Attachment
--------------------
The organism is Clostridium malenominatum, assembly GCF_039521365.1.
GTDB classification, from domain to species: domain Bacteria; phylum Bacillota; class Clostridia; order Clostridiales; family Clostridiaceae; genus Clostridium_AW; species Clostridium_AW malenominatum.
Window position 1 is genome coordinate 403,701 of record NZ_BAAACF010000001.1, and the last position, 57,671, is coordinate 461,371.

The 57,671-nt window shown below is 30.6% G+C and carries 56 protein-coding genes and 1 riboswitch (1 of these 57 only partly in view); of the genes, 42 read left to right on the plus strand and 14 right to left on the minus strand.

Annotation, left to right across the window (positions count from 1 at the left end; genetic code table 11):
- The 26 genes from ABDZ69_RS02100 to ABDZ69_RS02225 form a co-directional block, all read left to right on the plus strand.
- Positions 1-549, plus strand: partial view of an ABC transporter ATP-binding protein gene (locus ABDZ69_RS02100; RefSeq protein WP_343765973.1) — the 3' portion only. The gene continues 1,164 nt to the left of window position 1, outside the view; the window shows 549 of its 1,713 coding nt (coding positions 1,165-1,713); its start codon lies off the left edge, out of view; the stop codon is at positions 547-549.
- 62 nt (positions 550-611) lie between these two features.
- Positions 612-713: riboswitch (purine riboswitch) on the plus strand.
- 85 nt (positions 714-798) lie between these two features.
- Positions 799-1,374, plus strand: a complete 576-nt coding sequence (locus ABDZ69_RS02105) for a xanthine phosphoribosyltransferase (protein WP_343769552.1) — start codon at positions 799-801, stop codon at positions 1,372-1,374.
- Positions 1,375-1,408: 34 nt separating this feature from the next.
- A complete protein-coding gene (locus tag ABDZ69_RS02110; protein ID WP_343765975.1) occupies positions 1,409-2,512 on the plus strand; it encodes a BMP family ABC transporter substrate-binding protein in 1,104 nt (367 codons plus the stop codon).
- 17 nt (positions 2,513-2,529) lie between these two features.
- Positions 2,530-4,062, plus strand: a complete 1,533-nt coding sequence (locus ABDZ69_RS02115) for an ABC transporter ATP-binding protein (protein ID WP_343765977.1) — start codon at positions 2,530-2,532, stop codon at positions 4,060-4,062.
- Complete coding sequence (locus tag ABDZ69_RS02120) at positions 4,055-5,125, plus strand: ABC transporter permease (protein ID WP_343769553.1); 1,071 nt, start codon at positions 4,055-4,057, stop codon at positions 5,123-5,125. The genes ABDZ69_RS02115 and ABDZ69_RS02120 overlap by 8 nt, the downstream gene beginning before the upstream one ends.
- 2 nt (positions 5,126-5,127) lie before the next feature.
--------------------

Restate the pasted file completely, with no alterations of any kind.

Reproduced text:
The organism is Clostridium malenominatum, assembly GCF_039521365.1.
GTDB classification, from domain to species: domain Bacteria; phylum Bacillota; class Clostridia; order Clostridiales; family Clostridiaceae; genus Clostridium_AW; species Clostridium_AW malenominatum.
Window position 1 is genome coordinate 403,701 of record NZ_BAAACF010000001.1, and the last position, 57,671, is coordinate 461,371.

The 57,671-nt window shown below is 30.6% G+C and carries 56 protein-coding genes and 1 riboswitch (1 of these 57 only partly in view); of the genes, 42 read left to right on the plus strand and 14 right to left on the minus strand.

Annotation, left to right across the window (positions count from 1 at the left end; genetic code table 11):
- The 26 genes from ABDZ69_RS02100 to ABDZ69_RS02225 form a co-directional block, all read left to right on the plus strand.
- Positions 1-549, plus strand: partial view of an ABC transporter ATP-binding protein gene (locus ABDZ69_RS02100; RefSeq protein WP_343765973.1) — the 3' portion only. The gene continues 1,164 nt to the left of window position 1, outside the view; the window shows 549 of its 1,713 coding nt (coding positions 1,165-1,713); its start codon lies off the left edge, out of view; the stop codon is at positions 547-549.
- 62 nt (positions 550-611) lie between these two features.
- Positions 612-713: riboswitch (purine riboswitch) on the plus strand.
- 85 nt (positions 714-798) lie between these two features.
- Positions 799-1,374, plus strand: a complete 576-nt coding sequence (locus ABDZ69_RS02105) for a xanthine phosphoribosyltransferase (protein WP_343769552.1) — start codon at positions 799-801, stop codon at positions 1,372-1,374.
- Positions 1,375-1,408: 34 nt separating this feature from the next.
- A complete protein-coding gene (locus tag ABDZ69_RS02110; protein ID WP_343765975.1) occupies positions 1,409-2,512 on the plus strand; it encodes a BMP family ABC transporter substrate-binding protein in 1,104 nt (367 codons plus the stop codon).
- 17 nt (positions 2,513-2,529) lie between these two features.
- Positions 2,530-4,062, plus strand: a complete 1,533-nt coding sequence (locus ABDZ69_RS02115) for an ABC transporter ATP-binding protein (protein ID WP_343765977.1) — start codon at positions 2,530-2,532, stop codon at positions 4,060-4,062.
- Complete coding sequence (locus tag ABDZ69_RS02120) at positions 4,055-5,125, plus strand: ABC transporter permease (protein ID WP_343769553.1); 1,071 nt, start codon at positions 4,055-4,057, stop codon at positions 5,123-5,125. The genes ABDZ69_RS02115 and ABDZ69_RS02120 overlap by 8 nt, the downstream gene beginning before the upstream one ends.
- 2 nt (positions 5,126-5,127) lie before the next feature.